# Reading and writing files in Python¶

To interact with files in Python, you must open the file and assign it to a special type of variable called a file handle. We can't directly interact with a file handle - instead, we must use the .read() method to interact with the file contents. After you've completed all operations on the file you want to do, the file handle must be closed.

Handles are defined (and thus files opened) with the open() function. This function takes two arguments:

1. the name of the file to open
2. the mode in which the file should be read. Modes, with usage examples, include,

• read-only ("r"). Use this mode to read a file, but not write anything to it.

• Usage: handle = open("filename.txt", "r")
• write-only ("w"). Use this mode to write to an empty file.

• Usage: handle = open("filename.txt", "w")
• append ("a"). Use this mode to add content to an existing file.

• Usage: handle = open("filename.txt", "a")

There are two basic ways to open and close files, shown below. Note that following two chunks of code are equivalent!

In [9]:
# For convenience, save the name of the file we want to open to a variable
filename = "important_file_for_opening.txt"

# Open and close with open() and close()
file_handle = open(filename, "r") # Open as read-only
file_contents = file_handle.read() # Read contents of file. The file_contents variable is a string that holds the file contents
file_handle.close() # Close file when finished (important!!)

# Open with open(), using the *with* control flow construct
# The file automatically closes outside the scope of the with - you can only interact with the file inside the with!
with open(filename, "r") as file_handle:
file_contents = file_handle.read() # Again, the file_contents variable is a string that holds the file contents

# Print out the contents of the file
print(file_contents)

Line 1 of the file.
Line 2 of the file.
Line 3 of the file.


You'll notice that the .read() method saved the entire body of a file to a single string. To loop over the file lines, simply loop over the file handle:

In [10]:
file_handle = open(filename, "r") # Open as read-only
for x in file_handle:
print(x)
file_handle.close()

Line 1 of the file.

Line 2 of the file.

Line 3 of the file.


There is also a method called .readlines(), which saves each line in the file to a list. This method is great for relatively small files, but becomes quite slow when files are very large (e.g. more than 1000 lines).

In [11]:
file_handle = open(filename, "r")
file_handle.close()

print(lines)
print(type(lines)) # The type() function indicates the variable type (int, float, str, list, dict, etc.)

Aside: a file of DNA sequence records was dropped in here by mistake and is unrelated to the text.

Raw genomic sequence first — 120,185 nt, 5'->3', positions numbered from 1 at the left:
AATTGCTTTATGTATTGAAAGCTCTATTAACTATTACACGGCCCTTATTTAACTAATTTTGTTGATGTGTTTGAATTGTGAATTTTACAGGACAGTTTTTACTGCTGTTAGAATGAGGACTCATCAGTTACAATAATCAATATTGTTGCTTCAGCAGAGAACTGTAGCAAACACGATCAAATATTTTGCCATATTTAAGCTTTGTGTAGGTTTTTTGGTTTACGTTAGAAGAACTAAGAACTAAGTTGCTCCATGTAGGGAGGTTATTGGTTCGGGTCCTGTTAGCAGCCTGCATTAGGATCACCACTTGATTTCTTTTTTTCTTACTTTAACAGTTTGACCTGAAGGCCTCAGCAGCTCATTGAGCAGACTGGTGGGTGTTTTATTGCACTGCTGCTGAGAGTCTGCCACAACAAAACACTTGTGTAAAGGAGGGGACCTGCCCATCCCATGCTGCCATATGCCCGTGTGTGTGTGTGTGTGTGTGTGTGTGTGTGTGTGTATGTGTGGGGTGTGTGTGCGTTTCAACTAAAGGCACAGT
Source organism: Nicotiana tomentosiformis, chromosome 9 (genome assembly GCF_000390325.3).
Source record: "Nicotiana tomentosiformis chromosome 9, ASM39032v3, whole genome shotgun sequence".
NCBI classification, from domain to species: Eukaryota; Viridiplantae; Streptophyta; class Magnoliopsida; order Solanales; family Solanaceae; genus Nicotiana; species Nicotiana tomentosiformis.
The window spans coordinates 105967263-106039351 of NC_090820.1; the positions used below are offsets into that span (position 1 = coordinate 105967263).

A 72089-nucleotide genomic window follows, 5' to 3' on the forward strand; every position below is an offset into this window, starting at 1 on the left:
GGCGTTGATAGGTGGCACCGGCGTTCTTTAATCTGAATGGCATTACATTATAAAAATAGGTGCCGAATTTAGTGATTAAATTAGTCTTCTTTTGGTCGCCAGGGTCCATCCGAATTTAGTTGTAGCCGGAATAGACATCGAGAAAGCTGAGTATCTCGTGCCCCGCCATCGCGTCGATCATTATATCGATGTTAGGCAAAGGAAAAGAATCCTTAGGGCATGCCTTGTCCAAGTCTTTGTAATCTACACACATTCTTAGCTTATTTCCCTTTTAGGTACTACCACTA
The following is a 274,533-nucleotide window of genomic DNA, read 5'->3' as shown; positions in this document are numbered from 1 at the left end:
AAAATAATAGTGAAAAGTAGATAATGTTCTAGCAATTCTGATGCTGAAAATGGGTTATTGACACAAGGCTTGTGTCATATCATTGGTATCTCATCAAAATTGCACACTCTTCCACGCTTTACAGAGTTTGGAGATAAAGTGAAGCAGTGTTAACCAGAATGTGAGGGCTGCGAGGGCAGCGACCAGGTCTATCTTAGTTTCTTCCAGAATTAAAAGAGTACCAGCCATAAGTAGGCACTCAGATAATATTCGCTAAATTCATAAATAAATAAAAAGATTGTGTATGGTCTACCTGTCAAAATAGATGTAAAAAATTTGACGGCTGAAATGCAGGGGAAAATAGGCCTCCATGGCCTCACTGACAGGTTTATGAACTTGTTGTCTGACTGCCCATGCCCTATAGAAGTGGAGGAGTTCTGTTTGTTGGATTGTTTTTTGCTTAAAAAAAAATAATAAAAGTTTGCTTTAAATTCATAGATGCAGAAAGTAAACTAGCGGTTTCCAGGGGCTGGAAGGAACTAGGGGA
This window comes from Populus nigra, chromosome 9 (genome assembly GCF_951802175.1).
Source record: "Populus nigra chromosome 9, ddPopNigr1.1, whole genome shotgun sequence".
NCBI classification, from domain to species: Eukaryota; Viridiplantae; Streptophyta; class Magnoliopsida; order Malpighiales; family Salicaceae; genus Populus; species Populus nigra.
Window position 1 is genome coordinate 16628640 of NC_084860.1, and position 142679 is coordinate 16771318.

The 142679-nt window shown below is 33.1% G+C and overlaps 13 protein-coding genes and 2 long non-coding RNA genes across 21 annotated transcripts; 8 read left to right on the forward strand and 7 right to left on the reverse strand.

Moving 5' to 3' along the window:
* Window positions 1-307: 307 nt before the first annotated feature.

print(len(lines))
print("\n\n\n")   # Print some blank lines, for clarity
for line in lines:
print(line)

['Line 1 of the file.\n', 'Line 2 of the file.\n', 'Line 3 of the file.']
<class 'list'>
3

Line 1 of the file.

Line 2 of the file.

Line 3 of the file.


### Opening files for writing¶

Opening a file in write-mode will overwrite the file, but opening in append-mode will add to the bottom of an existing file. Note that if you open a file for writing (or appending), that file doesn't need to exist already, and a new file will be created with the specified name. Alternatively, if you attempt to open a file that does not exist for reading, you'll receive an error message.

To write to a file, you still need to open a handle, but now instead of using the .read() or .readlines() method, you will use the .write() method:

In [12]:
# Open a file for writing, and write to it
file_handle = open("file_to_fill.txt", "w") # Open file for writing
file_handle.write("I'm writing a sentence to this file!")
file_handle.close()

# Use the *with* construct to open a file for writing
with open("file_to_fill.txt", "w") as file_handle:
file_handle.write("I'm writing a sentence to this file!")

# Verify that we wrote to the file correctly by opening and reading it
with open("file_to_fill.txt", "r") as file_handle: #note the "r" mode!
print(contents)

I'm writing a sentence to this file!


You'll notice that "I'm writing a sentence to this file!" has only been outputted here once, even though we wrote to the file two times in the code chunk above. This is because write-only ("w") mode will overwrite file contents - if you open a file for writing and that file already existed with content in it, that content is now gone and replaced with what you've written!

To add new contents to an existing file without overwriting the contents, open the file in append ("a") mode. Anything you write here will now be added to the bottom of the file:

In [13]:
# Open a file for appending, and append text to it
file_handle = open("file_to_fill.txt", "a")
file_handle.write("\nI'm writing another line to this existing file!") # the \n means "new-line" character (basically, pressing enter/return)
file_handle.close()

# Verify that we appended to the file correctly by opening and reading it
with open("file_to_fill.txt", "r") as file_handle:

I'm writing a sentence to this file!